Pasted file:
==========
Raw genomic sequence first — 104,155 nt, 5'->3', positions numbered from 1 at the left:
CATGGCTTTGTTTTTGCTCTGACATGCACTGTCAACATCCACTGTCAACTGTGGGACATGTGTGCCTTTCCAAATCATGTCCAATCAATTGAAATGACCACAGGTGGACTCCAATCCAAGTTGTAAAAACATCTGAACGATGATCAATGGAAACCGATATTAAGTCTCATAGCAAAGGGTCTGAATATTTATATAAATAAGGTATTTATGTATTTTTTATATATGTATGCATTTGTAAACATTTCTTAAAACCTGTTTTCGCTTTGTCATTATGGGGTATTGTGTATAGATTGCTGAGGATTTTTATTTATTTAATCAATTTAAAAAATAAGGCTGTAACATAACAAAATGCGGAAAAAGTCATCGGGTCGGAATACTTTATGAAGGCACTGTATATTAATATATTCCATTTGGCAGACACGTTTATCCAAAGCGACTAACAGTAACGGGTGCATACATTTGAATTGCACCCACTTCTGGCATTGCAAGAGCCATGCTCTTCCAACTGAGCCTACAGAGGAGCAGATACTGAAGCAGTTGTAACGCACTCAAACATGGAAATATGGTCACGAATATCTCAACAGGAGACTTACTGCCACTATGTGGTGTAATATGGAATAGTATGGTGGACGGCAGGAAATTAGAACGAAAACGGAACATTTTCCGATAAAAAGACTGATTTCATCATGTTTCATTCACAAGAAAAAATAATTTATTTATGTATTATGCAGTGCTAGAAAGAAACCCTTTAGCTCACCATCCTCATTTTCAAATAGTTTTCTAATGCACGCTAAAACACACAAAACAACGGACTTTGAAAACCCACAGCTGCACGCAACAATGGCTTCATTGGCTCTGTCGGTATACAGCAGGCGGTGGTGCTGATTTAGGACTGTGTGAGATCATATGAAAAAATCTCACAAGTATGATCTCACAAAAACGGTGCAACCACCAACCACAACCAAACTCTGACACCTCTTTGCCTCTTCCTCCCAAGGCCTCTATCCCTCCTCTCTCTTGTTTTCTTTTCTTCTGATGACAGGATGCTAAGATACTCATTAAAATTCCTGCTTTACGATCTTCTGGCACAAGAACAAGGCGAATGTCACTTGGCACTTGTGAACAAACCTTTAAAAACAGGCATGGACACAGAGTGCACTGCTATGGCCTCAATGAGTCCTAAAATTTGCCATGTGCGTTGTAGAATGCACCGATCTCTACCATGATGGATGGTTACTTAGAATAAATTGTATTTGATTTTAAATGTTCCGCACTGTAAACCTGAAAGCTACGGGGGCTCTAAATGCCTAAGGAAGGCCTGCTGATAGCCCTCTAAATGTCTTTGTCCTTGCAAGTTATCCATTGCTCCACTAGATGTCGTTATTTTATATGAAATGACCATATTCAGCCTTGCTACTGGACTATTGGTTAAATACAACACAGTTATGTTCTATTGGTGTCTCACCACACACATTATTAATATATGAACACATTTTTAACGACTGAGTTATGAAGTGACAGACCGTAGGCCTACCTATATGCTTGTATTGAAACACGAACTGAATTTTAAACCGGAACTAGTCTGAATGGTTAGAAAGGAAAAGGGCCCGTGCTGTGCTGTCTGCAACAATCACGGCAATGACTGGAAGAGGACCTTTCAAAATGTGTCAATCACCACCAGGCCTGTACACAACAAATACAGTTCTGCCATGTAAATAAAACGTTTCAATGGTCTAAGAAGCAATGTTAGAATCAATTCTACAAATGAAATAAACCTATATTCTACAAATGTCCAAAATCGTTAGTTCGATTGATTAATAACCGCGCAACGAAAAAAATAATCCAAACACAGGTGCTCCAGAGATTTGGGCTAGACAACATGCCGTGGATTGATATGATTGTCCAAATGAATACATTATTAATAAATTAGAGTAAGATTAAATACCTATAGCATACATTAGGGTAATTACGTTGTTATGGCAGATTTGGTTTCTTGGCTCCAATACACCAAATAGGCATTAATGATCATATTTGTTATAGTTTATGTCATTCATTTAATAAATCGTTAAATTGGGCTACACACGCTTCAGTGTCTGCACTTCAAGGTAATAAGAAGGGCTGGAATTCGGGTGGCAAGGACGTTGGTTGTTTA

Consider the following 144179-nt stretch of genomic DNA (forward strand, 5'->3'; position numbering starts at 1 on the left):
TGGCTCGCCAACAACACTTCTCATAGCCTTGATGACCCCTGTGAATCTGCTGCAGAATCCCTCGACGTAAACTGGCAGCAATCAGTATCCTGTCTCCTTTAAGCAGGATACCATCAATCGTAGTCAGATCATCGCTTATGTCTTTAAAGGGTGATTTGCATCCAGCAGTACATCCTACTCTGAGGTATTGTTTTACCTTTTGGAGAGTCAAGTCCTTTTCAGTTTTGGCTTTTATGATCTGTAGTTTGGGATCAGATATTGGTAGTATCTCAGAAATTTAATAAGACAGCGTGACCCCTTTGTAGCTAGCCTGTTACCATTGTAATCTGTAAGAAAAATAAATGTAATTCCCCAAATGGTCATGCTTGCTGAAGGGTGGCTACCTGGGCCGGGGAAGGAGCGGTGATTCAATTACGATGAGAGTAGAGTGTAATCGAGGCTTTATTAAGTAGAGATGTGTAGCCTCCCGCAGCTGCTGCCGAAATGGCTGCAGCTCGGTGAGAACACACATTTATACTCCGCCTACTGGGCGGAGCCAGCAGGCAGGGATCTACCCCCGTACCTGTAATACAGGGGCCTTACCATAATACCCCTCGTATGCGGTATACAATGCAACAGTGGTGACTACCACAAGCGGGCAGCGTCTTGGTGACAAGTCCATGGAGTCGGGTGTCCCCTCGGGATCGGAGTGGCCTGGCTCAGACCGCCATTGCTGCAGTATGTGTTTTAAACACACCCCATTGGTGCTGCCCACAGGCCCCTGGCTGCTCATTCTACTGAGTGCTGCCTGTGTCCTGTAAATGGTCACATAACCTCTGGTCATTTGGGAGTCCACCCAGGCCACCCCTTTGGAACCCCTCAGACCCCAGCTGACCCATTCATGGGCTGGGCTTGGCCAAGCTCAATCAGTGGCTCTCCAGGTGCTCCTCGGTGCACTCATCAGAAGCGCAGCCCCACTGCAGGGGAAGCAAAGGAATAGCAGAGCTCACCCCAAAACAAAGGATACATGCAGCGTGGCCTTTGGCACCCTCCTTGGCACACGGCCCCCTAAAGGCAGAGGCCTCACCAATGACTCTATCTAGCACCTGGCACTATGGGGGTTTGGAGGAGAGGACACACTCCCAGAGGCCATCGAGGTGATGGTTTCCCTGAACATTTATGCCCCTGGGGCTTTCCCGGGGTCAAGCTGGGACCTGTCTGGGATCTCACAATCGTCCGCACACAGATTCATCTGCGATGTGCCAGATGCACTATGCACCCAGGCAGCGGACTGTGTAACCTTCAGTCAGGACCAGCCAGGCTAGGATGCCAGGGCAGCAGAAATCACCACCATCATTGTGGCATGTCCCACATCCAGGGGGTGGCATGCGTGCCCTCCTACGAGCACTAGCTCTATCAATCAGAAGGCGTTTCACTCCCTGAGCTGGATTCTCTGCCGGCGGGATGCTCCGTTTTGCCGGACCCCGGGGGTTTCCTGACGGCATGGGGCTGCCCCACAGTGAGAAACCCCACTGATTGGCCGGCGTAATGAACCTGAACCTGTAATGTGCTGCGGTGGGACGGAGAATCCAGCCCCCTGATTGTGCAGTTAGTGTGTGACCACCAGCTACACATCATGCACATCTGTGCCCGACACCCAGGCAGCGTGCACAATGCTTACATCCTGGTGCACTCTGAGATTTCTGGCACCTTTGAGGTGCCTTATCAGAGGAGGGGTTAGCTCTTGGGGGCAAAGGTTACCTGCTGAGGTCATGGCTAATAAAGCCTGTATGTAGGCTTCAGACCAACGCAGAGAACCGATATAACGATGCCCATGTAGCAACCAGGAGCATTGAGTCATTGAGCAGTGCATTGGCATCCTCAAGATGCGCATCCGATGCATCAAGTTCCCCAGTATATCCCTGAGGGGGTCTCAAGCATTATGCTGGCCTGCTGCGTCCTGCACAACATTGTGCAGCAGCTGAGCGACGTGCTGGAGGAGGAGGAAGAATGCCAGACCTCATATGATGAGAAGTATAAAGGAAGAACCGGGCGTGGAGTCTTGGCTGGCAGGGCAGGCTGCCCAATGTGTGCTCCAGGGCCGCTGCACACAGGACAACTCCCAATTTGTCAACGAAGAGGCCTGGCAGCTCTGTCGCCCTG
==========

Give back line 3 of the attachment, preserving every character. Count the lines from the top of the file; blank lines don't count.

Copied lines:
Consider the following 144179-nt stretch of genomic DNA (forward strand, 5'->3'; position numbering starts at 1 on the left):